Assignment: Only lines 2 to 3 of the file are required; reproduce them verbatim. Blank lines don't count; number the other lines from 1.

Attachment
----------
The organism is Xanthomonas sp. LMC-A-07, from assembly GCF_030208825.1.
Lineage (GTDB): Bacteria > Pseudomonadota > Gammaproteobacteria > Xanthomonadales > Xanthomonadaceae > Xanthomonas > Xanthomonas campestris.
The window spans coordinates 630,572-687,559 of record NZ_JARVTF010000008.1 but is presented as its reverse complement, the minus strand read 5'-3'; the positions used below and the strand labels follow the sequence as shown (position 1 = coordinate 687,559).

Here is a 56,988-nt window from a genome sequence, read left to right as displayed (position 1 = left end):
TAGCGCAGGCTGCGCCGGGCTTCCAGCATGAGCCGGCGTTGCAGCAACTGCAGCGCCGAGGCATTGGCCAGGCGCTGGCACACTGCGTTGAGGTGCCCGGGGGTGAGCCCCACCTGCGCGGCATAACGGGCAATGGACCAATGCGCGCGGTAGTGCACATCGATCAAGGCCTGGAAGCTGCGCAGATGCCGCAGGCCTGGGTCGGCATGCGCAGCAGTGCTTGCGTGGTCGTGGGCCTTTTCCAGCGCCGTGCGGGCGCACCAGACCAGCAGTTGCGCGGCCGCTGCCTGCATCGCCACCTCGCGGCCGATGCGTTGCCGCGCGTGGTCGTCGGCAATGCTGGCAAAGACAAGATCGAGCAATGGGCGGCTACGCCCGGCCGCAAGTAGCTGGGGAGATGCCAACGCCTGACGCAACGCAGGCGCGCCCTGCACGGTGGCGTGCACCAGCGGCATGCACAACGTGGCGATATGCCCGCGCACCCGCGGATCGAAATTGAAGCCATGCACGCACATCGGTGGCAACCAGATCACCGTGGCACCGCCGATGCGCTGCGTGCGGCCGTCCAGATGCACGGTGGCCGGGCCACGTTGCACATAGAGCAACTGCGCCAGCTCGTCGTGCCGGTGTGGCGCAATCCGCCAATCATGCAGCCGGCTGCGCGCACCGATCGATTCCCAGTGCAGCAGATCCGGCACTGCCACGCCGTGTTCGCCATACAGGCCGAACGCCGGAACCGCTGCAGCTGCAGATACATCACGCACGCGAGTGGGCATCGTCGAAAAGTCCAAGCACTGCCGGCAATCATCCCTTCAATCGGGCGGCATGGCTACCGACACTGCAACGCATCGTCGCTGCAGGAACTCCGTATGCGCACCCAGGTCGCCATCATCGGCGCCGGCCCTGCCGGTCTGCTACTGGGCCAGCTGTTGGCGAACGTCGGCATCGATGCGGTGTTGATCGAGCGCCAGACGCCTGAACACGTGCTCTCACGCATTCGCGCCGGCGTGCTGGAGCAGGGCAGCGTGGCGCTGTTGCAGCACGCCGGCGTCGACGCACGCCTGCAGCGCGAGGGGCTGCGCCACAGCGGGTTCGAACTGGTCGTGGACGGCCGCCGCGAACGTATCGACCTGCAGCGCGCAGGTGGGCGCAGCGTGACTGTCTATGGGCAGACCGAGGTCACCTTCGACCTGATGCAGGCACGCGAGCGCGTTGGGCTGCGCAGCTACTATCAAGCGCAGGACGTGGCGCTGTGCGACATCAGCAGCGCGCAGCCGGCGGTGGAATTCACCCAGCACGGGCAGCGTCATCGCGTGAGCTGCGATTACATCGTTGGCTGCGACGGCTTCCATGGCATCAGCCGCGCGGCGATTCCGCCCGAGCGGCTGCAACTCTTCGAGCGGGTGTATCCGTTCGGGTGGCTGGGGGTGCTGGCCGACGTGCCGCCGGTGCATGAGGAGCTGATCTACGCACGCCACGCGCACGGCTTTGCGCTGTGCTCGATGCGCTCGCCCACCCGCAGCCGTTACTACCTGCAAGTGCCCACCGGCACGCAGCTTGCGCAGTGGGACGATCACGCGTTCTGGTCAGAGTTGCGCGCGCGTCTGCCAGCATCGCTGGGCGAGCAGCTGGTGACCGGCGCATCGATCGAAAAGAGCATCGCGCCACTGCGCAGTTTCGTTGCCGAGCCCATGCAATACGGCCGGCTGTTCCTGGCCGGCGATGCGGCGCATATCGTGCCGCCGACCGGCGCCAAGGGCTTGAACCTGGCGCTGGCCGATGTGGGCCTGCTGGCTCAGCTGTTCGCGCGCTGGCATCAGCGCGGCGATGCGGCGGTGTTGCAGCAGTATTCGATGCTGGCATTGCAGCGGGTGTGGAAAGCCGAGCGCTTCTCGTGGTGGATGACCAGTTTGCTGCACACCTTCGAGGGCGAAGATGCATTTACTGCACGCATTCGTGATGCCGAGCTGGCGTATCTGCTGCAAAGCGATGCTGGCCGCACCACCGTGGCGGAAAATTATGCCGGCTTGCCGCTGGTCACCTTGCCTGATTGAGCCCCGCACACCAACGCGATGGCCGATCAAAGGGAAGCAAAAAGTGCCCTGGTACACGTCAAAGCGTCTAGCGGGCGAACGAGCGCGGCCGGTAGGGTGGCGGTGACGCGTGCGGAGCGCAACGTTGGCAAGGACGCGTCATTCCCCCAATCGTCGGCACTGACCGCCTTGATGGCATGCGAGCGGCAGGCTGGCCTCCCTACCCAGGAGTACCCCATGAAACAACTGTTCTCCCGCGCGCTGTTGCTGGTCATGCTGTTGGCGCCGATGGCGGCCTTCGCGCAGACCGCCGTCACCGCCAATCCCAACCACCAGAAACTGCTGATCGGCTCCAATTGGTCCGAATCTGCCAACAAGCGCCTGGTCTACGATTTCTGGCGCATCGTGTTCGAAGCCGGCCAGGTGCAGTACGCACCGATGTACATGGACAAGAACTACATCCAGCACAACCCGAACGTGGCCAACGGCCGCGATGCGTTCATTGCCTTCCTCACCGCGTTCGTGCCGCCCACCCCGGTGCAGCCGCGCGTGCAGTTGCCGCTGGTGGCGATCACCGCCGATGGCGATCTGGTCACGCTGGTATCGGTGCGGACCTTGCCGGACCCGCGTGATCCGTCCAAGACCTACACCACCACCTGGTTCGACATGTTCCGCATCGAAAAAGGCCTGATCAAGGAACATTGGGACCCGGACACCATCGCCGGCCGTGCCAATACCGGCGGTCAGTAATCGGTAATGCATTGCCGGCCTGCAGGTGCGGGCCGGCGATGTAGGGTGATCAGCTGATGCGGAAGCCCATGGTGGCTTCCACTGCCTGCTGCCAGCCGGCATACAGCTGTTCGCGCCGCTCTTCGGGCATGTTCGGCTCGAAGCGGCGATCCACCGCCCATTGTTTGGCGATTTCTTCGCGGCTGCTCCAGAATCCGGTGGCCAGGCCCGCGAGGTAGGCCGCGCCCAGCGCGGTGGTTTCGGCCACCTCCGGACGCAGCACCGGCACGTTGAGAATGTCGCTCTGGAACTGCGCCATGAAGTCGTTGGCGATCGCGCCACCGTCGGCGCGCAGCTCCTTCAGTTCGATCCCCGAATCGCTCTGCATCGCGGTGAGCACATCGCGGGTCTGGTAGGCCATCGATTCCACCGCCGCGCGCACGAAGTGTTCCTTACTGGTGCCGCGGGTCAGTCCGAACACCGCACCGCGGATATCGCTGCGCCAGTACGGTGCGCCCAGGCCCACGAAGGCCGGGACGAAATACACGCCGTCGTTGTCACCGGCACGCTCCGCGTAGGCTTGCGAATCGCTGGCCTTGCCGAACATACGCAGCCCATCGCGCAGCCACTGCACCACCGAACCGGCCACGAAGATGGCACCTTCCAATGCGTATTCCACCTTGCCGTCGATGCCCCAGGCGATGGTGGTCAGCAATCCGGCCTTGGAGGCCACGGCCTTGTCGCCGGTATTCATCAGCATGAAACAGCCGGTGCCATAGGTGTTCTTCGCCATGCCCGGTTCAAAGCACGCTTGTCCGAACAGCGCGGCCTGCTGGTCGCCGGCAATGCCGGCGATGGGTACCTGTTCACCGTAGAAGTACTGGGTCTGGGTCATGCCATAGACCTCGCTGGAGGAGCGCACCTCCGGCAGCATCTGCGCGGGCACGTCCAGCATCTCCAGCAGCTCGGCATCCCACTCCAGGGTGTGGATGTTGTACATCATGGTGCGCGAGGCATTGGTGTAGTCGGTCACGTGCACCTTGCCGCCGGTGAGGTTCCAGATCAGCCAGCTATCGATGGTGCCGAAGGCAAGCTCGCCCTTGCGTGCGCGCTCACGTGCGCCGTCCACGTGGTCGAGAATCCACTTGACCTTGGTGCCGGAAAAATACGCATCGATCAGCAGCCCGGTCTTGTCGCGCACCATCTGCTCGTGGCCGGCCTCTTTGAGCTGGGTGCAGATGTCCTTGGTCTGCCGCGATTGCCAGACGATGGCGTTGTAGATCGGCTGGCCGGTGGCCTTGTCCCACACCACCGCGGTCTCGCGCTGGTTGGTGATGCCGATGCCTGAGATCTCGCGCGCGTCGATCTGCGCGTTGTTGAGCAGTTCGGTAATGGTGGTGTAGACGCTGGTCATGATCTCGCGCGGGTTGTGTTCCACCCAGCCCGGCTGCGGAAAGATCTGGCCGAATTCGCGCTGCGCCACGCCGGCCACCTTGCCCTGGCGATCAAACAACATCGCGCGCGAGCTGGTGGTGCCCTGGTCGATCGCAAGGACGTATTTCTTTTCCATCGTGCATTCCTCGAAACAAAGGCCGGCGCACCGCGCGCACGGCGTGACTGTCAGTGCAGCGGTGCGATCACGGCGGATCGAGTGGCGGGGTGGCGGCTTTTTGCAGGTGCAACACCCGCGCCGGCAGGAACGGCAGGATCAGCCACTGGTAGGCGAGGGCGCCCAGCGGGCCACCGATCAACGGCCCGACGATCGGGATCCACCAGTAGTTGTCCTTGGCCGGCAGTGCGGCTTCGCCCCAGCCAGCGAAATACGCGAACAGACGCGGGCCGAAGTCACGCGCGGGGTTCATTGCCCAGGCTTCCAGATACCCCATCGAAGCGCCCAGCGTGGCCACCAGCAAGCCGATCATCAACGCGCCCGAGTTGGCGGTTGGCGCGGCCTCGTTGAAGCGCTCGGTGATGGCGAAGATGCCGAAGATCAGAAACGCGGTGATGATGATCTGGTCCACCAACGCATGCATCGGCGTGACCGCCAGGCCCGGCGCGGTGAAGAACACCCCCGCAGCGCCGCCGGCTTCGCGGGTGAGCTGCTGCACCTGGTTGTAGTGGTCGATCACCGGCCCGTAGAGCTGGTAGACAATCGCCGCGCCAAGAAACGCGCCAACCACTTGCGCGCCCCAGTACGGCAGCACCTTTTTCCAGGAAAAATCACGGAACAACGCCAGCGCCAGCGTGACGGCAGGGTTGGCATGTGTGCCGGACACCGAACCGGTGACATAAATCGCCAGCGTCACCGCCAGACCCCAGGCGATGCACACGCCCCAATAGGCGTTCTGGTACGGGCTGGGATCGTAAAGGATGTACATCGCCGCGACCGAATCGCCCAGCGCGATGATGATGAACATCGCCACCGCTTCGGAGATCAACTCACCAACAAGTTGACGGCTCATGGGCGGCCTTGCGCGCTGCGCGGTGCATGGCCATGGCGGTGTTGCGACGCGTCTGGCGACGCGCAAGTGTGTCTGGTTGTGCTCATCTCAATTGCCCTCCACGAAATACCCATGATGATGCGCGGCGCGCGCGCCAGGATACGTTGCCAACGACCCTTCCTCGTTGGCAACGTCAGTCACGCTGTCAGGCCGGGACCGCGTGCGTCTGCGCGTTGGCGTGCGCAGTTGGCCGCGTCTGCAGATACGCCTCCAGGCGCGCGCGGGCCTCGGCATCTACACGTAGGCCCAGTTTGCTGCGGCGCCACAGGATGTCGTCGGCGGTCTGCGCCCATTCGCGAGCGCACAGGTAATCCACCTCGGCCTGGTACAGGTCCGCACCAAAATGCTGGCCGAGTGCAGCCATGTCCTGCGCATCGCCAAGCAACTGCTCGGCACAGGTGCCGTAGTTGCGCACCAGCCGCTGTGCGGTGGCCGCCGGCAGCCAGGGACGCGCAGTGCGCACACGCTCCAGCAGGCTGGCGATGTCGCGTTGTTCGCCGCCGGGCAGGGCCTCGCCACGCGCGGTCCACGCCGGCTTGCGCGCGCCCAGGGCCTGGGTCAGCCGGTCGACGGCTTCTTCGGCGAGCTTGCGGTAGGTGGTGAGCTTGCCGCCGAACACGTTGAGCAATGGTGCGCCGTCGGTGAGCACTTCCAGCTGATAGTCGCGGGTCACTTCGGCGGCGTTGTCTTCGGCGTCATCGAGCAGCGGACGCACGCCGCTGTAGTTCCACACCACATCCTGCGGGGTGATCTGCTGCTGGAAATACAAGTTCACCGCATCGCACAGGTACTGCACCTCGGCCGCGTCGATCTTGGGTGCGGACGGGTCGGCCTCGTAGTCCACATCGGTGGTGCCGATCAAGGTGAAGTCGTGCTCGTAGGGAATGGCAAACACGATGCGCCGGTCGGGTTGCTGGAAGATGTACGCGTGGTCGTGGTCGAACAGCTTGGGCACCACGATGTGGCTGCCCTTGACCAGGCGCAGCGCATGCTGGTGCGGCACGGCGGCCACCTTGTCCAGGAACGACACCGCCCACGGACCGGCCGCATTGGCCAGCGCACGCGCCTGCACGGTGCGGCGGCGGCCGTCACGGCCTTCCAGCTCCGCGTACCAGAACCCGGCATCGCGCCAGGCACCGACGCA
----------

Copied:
Lineage (GTDB): Bacteria > Pseudomonadota > Gammaproteobacteria > Xanthomonadales > Xanthomonadaceae > Xanthomonas > Xanthomonas campestris.
The window spans coordinates 630,572-687,559 of record NZ_JARVTF010000008.1 but is presented as its reverse complement, the minus strand read 5'-3'; the positions used below and the strand labels follow the sequence as shown (position 1 = coordinate 687,559).